15. 15. + Components of a Resume 2/2  The following are some possible additional sections:  Professional Affiliations  Publications  Public Speaking Experience  Professional Training & Development  Internships & Fellowships  Foreign Language Skills  Community Service and Volunteer Experience  Teaching Experience  Honors and Awards
  16. 16. + Contact Information  Prominently display your contact information: email, phone number, address.  Make sure your email is professional. One that reflects your first and last name is a good option.
  17. 17. + Career Summary 1/2  This is your opportunity to highlight and showcase your most noteworthy achievements, skills, qualifications, credentials etc.  It tells the reader who you are and what value you can bring to the prospective organization.  This section is preferable to an ‘objectives statement’ because an objective statement focuses on what your desires are, whereas a resume reader is more interested in what you can offer the organization.  Start with a headline that instantly displays who you are (e.g. software engineering director) or one such as:  Career Profile  Management Profile  Executive Profile  Professional Profile  Career Highlights
  18. 18. + Career Summary 2/2  The headline should be followed by a paragraph that gives the reader an overview of your expertise. Captivate the reader by mentioning your most noteworthy qualifications, skills, performance highlights etc.  After the short paragraph, it is a good idea to include a core competencies section that helps the reader to easily identify what your key skills are. This is also a great way to include key words so that your resume comes up in more search results of online resume scanning and applicant tracking systems.  This can be followed by a career highlights section that showcases your top 2-4 accomplishments.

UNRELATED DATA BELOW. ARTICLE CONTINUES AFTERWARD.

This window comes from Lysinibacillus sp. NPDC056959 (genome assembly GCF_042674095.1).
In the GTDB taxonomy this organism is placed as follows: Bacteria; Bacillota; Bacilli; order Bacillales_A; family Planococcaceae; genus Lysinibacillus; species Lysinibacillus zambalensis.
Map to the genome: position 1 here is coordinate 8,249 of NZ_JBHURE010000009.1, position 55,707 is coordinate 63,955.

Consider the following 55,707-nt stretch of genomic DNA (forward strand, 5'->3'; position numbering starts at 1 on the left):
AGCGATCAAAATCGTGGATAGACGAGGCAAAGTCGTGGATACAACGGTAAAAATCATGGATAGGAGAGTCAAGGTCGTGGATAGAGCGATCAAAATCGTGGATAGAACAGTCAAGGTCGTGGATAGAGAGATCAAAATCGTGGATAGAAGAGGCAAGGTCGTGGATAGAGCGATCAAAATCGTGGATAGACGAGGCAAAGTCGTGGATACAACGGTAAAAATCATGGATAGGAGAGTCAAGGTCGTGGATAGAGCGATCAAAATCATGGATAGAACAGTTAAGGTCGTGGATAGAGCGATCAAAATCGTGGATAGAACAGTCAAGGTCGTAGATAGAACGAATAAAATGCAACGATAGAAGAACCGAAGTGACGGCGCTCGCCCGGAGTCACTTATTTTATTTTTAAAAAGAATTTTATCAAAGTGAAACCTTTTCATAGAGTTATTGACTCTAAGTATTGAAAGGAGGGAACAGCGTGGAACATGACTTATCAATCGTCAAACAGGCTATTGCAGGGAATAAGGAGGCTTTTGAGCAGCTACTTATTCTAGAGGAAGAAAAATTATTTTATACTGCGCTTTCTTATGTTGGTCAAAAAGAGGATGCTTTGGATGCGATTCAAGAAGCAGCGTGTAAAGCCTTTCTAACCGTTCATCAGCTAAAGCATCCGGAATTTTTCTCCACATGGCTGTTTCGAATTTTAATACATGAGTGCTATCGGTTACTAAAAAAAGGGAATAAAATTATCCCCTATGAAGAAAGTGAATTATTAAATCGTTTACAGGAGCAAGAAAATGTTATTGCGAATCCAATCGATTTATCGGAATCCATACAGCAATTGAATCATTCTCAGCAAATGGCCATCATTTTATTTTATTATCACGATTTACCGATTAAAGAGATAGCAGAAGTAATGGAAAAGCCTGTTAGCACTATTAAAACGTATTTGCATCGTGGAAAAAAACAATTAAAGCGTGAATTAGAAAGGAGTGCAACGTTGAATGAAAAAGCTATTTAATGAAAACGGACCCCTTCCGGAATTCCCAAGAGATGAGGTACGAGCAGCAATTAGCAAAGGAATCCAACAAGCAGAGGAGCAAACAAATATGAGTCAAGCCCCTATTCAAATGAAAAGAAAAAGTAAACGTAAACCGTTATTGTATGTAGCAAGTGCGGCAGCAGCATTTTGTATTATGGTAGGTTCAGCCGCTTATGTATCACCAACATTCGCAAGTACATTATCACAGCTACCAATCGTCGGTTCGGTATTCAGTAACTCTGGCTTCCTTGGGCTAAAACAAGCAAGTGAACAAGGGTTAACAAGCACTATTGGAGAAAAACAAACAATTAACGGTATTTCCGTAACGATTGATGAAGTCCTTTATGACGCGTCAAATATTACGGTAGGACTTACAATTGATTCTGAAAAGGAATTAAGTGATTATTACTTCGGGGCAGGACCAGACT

19. 19. + Education  The only time you would not include an education section is if you are applying to a job that would require a higher degree, but you have no qualification past high school.  University students, recent graduates and young professionals should include the education section before the professional experience section unless:  You have excellent internship and entry level work experience that immediately distinguishes you from other entry level candidates.  A majority of other candidates have a higher degree than you and you don’t want to draw too much attention to the fact.
  20. 20. + Professional Experience  Experienced professionals should include this section before the Education section.  For each position, start with a short paragraph that explains the position’s responsibilities, and follow this up with a bullet point format list of your achievements on the job. The short paragraph tells the reader exactly what your responsibilities for the position were, and the bullet points tell the reader how well you carried out those responsibilities.  Use power verbs that inspire energy.  Emphasize experience that is relevant. Deemphasize experience that is irrelevant, even if you spent a lot of time doing it.  Showcase numbers. (However, remember that not everything is quantifiable).  Integrate keywords relevant to your industry
  21. 21. + The best way to convince prospective employers that you can bring added value to their organization is to show them how you’ve added value in the past by highlighting accomplishments and results.
  22. 22. + Resume Design
  23. 23. + Design 1/2  Create a positive first impression by designing your resume well.  Don’t chose a font that is too decorative.  Chose the right font size. Use 10, 10.5, 11 for resume text, and 13, 14, 15, for major headings.  Keep margins between 0.75 – 1 inch on all sides. Text that is too dense is hard to read.
  24. 24. + Design 2/2  Make your resume easy to read by:  Keeping a good amount of white space that allows for breathing room between sections.  Using font enhancements (bold, underline, italics) to draw special attention to certain areas, and to help distinguish one type of information from another or denote hierarchy.  Keep paragraphs short (no more than six lines long).  Organize information in bullet points to bring attention to important information. Don’t overuse bullet points, otherwise nothing will stand out.
  25. 25. + REMEMBER: There are no hard and fast rules, your resume is tailored to your personal circumstances.
  26. 26. + THANK YOU. Copyright: